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How is the world’s shopping capital using mobile and digital experiences to engage customers in-store?

I’ve previously written about window displays on Regent Street, but that was a scanty survey. Eccomplished has released some more in-depth research into select stores on Oxford Street and Regent Street in London.

Factors such as signage, interactive media, WiFi, mobile interaction and store layout were surveyed in 40 leading retail outlets by a team of researchers.

Shoppers were also canvassed with the aim of ascertaining whether or not digital in-store offers brands the opportunity to stand out. So, how well are stores implementing technology and is there a gap between best practice and reality?

Christmas 2013 saw mobile digital platforms take centre stage with increased ecommerce traffic from smartphones. With more people buying online, one would expect physical retail to adapt according to visitors new habits, whether this is in-store tech or returns.

Digital signage

As the chart below shows, 74% of the stores surveyed don’t use digital signage. Those that do use it chiefly to promote the brand and not products merchandised in-store, or any form of possible in-store interaction.

Digital media in-store

The majority of the 40 retailers that were visited use some form of digital in-store media.

However, platforms are used predominantly for display and with little interaction available between the viewer and the content.

Of the retailers assessed, 33% had some form of digital product signage, but only 25% were using interactive devices to communicate with their customers.

This chart shows the number of stores (of 40) using various forms of in-store digital media.

Interactive digital media

Unsurprisingly, most advanced support for mobile devices and most interaction was found in the technology retailers and departments.

This chart compares tech retailers to fashion retailers. Of course, for tech retailers the in-store interaction is with the products themselves, so this does undermine some of the figures.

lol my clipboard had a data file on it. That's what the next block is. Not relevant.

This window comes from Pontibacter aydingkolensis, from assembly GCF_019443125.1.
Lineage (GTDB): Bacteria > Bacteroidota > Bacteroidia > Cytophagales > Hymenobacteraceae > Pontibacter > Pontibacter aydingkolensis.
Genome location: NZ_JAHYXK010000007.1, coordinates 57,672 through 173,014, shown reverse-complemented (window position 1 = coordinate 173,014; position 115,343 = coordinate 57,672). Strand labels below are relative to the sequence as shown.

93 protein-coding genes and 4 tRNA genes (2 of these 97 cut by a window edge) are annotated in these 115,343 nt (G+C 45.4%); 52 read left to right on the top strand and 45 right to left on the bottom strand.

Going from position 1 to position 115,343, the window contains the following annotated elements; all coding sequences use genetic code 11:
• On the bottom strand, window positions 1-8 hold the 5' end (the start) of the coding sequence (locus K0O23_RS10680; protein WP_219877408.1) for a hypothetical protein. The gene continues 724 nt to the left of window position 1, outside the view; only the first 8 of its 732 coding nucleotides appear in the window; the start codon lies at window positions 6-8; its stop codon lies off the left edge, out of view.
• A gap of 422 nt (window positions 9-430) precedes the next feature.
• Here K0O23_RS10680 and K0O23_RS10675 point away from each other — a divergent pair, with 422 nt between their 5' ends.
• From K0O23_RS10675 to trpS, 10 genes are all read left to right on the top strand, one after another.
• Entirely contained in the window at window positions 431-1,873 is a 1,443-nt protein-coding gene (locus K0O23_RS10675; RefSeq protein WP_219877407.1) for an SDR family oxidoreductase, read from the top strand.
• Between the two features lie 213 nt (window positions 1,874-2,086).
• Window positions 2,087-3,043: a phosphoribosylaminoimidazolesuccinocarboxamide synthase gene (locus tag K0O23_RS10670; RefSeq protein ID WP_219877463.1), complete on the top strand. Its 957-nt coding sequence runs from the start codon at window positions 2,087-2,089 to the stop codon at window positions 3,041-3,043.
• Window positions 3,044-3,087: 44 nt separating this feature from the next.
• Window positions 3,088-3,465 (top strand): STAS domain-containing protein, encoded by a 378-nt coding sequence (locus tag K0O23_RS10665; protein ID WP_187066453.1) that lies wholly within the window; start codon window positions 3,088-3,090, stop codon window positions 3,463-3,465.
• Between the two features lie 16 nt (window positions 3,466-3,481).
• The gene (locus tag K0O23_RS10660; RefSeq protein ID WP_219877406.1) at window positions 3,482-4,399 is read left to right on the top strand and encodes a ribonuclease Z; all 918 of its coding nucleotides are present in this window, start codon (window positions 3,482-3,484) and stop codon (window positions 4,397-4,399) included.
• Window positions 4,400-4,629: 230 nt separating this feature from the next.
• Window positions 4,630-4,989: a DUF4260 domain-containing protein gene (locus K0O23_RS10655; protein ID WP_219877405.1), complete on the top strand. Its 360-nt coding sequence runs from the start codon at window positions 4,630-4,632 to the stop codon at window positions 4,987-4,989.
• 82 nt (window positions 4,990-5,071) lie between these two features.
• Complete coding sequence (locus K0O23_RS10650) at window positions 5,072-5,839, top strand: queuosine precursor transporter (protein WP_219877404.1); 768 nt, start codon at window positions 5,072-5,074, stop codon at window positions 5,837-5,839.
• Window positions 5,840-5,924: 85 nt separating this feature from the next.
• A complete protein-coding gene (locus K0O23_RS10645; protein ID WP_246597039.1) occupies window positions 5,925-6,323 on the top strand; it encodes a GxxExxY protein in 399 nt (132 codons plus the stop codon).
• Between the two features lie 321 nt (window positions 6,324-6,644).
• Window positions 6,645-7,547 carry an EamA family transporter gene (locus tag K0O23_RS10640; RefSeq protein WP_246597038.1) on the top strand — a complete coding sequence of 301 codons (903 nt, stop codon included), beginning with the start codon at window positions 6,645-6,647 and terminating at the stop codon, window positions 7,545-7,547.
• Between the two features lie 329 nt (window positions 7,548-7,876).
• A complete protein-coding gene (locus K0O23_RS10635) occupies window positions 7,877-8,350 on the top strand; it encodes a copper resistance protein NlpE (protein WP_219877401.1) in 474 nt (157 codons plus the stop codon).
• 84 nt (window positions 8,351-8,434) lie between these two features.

Creating space

Again easier for a tech retailer with a relatively small product range, but Apple uses its interactive devices, Wi-Fi and charging stations to create a destination and preclude the need for stock piled high.

Of the stores assessed, only 28% used interactive media or order kiosks. These could be ways to save space in-store for fashion retailers and the like.

Wi-Fi in-store

Only nine of 40 retailers offered free Wi-Fi. Of these retailers, only two presented clear signage and joining instructions.

In nearly 10% of cases, customers could not connect to the Wi-Fi service in-store if one was available.

It was annoying that I had to sign up with Reiss emails to log into the Wi-Fi. I already receive email updates from them, so this seemed pointless.

Mobile engagement

Of the nine retailers offering free Wi-Fi, none sent a personal message. Three of the nine were promoting an app, but did not prompt Wi-Fi users to download it.

The apps that were promoted on in-store signage, when downloaded, didn’t offer information relevant to journey or location.

The researchers suggest shoppers had an unfulfilled appetite for Wi-Fi and social media engagement in-store.

(Topshop's in-store instagram 'Wish you were at Topshop' postcard feature on an interactive device)

Customer view

It isn’t clear what the sample size is here, but the results seem consistent with the 40 stores surveyed.

How useful did you find the digital media in-store today?

  • 32% - Poor: the digital experience was of little value and did not help with the in-store experience.
  • 22% - Below Average: there was some digital engagement yet was only non-specific information.
  • 24% - Average: Experience felt like there was some supporting information delivered by digital.